Ellen Lloyd - AncientPages.com - The Book of Changes - I Ching in Chinese is one of the most important ancient books ever written. The Book of Changes has been used as an aid to foretell the future and make decisions for thousands of years.
It is thought to be the oldest book of the Earth. According to many people it is one of our greatest treasures of wisdom. Confucius, one of the greatest Chinese philosophers said that by following the advices of the book, and studying it constantly, we can attain creative awareness in every situation.
Confucius said that by following the advices of the book, and studying it constantly, we can attain creative awareness in every situation.
The book's origin goes back to mythical antiquity and it has occupied the attention of the most eminent scholars of China down to the present day.
"The I Ching, sometimes called the Yi Jing, is an ancient Chinese text based on the psychology of individualization process, that is to say the improvement of one's psyche through ''character training", a fundamental principle of the Book of Changes.
Like the Temple of Apollo at Delphi which had the words "know thyself" inscribed in the pronaos (forecourt), it will be seen that the Book of Changes is, in essence and in its ambiguity, a mirror into one's self through the development of one's psyche.
Embodied within the framework of the I Ching is a philosophical system, a method of divination, and it contains many historical events that are for the most part hidden among the hexagrams and lines. It is a work which in its time has influenced some of China's greatest thinkers and has played a large role in Taoism and Confucianism. It is one of the "five ancient classics" and probably the oldest written form of known divination in the world still reasonably intact," writes author Graham Taylor in his book "Discovering the Book of Changes - a Journey
The I-Ching was first introduced to the western world by missionary in late Ming Dynasty and explained by Germany mathematician with binary code.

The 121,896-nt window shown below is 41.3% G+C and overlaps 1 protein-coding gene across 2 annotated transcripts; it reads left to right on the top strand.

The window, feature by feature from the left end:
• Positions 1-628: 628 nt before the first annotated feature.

A representation of I-Ching trigrams and hexagrams.
The book's origins date back about 5000 years to the time of the mythical ruler Fu Hsi., one of the earliest legendary rulers of China (2800 BC-2737 BC).
Ancient Chinese legend says that I Ching originated with the mythical Fu Xi, one of the earliest legendary rulers of China (2800 BC-2737 BC), reputed to have had the 8 trigrams revealed to him supernaturally.
Fu Hsi was said to have found the eight trigrams that form the sixty-four hexagrams on the shell of a tortoise. It is said that FU His Fu Hsi had the 8 trigrams revealed to him supernaturally.
The meanings evolved from then on but the book was used mostly for predicting natural events until King Wen wrote the first expositions on the sixty-four hexagrams about 3,000 years ago. He wrote them while in prison from a vision on the prison wall. These were the first comments that included social and political connotations.
Each inquiry to the oracle will result in a hexagram reading and possibly additional line readings. A hexagram is made up of two trigrams. There are eight possible trigrams: Ch'ien (Cosmos), Chen (Thunder), K'an (Water), Ken (Mountain), K'un (Earth), Sun (Wind/Wood), Li (Fire), and Tui (Lake). Each trigram is made up of three lines. Each line is either broken or solid, corresponding to the complementary forces Yin (negative) and Yang (positive). Every time a coin is thrown, one line of the hexagram is determined, thus, six throws decide a hexagram.
Modern day researchers still puzzle over the book's mysteries.
These eight trigrams were conceived as images of all that happens in heaven and on earth. At the same time, they were held to he in a state of continual transition, one changing into another, just as transition from one phenomenon to another is continually taking place in the physical world.
There are sixty-four different hexagrams, and each hexagram has six changing lines, any one of which may or may not apply for any particular reading. One method for casting the oracle is to use three Chinese coins for the throws. Each throw creates one line of the hexagram. One side of the coin represents a two and the other a three. These numbers are added to determine the result of the throw.
Changing lines are created if there are any three-of-a-kind throws (a total of six or nine). The secondary reading can be thought of as changing from the primary reading and is only created if there are changing lines in the primary reading.
To use the I-Ching, a person uses either coin tosses or yarrow stalks to generate a hexagram and receive their divination statement.
Modern day researchers still puzzle over the book's mysteries and first-time users are often struck by the poignancy of the answers it gives.